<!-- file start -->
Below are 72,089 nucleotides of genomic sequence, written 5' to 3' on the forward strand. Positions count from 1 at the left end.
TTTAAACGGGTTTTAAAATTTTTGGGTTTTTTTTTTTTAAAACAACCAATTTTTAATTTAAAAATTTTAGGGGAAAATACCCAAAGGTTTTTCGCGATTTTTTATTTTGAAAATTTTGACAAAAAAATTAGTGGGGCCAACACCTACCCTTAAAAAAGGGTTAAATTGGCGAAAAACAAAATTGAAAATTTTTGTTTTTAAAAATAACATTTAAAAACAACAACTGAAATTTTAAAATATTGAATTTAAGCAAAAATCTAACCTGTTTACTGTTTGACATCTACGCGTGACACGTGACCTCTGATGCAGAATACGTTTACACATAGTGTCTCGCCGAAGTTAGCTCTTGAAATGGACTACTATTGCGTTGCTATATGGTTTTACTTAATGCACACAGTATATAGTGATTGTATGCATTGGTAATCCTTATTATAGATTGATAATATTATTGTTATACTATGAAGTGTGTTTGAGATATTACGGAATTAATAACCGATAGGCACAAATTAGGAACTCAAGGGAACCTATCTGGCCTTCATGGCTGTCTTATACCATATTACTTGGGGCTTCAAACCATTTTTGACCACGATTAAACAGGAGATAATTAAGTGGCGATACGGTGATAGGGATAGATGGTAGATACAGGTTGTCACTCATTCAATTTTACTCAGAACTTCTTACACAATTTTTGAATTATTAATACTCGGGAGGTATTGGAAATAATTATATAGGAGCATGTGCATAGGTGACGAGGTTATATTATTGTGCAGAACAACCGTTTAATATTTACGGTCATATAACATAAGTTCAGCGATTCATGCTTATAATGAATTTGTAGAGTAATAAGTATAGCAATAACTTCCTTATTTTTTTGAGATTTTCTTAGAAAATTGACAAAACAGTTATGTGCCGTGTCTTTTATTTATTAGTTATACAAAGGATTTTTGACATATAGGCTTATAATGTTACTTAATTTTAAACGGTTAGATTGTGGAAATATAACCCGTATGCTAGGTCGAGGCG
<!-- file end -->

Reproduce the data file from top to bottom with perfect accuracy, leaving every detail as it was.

Below are 72,089 nucleotides of genomic sequence, written 5' to 3' on the forward strand. Positions count from 1 at the left end.
TTTAAACGGGTTTTAAAATTTTTGGGTTTTTTTTTTTTAAAACAACCAATTTTTAATTTAAAAATTTTAGGGGAAAATACCCAAAGGTTTTTCGCGATTTTTTATTTTGAAAATTTTGACAAAAAAATTAGTGGGGCCAACACCTACCCTTAAAAAAGGGTTAAATTGGCGAAAAACAAAATTGAAAATTTTTGTTTTTAAAAATAACATTTAAAAACAACAACTGAAATTTTAAAATATTGAATTTAAGCAAAAATCTAACCTGTTTACTGTTTGACATCTACGCGTGACACGTGACCTCTGATGCAGAATACGTTTACACATAGTGTCTCGCCGAAGTTAGCTCTTGAAATGGACTACTATTGCGTTGCTATATGGTTTTACTTAATGCACACAGTATATAGTGATTGTATGCATTGGTAATCCTTATTATAGATTGATAATATTATTGTTATACTATGAAGTGTGTTTGAGATATTACGGAATTAATAACCGATAGGCACAAATTAGGAACTCAAGGGAACCTATCTGGCCTTCATGGCTGTCTTATACCATATTACTTGGGGCTTCAAACCATTTTTGACCACGATTAAACAGGAGATAATTAAGTGGCGATACGGTGATAGGGATAGATGGTAGATACAGGTTGTCACTCATTCAATTTTACTCAGAACTTCTTACACAATTTTTGAATTATTAATACTCGGGAGGTATTGGAAATAATTATATAGGAGCATGTGCATAGGTGACGAGGTTATATTATTGTGCAGAACAACCGTTTAATATTTACGGTCATATAACATAAGTTCAGCGATTCATGCTTATAATGAATTTGTAGAGTAATAAGTATAGCAATAACTTCCTTATTTTTTTGAGATTTTCTTAGAAAATTGACAAAACAGTTATGTGCCGTGTCTTTTATTTATTAGTTATACAAAGGATTTTTGACATATAGGCTTATAATGTTACTTAATTTTAAACGGTTAGATTGTGGAAATATAACCCGTATGCTAGGTCGAGGCG